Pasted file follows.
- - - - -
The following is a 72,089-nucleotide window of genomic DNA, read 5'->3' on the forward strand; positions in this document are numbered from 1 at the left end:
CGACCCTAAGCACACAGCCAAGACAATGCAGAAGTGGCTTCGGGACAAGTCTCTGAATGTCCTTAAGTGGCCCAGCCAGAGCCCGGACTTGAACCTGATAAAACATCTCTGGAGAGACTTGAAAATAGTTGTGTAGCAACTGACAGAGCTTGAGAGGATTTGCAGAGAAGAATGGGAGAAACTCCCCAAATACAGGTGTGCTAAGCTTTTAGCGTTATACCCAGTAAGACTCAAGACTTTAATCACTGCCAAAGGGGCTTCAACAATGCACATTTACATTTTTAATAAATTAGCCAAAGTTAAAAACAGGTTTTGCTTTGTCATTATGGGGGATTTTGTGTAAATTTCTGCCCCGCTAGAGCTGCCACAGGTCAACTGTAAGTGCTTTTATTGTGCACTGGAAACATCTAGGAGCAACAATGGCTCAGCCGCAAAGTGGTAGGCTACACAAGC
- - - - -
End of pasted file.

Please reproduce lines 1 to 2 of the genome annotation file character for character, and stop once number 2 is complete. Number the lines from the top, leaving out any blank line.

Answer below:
The following is a 72,089-nucleotide window of genomic DNA, read 5'->3' on the forward strand; positions in this document are numbered from 1 at the left end:
CGACCCTAAGCACACAGCCAAGACAATGCAGAAGTGGCTTCGGGACAAGTCTCTGAATGTCCTTAAGTGGCCCAGCCAGAGCCCGGACTTGAACCTGATAAAACATCTCTGGAGAGACTTGAAAATAGTTGTGTAGCAACTGACAGAGCTTGAGAGGATTTGCAGAGAAGAATGGGAGAAACTCCCCAAATACAGGTGTGCTAAGCTTTTAGCGTTATACCCAGTAAGACTCAAGACTTTAATCACTGCCAAAGGGGCTTCAACAATGCACATTTACATTTTTAATAAATTAGCCAAAGTTAAAAACAGGTTTTGCTTTGTCATTATGGGGGATTTTGTGTAAATTTCTGCCCCGCTAGAGCTGCCACAGGTCAACTGTAAGTGCTTTTATTGTGCACTGGAAACATCTAGGAGCAACAATGGCTCAGCCGCAAAGTGGTAGGCTACACAAGC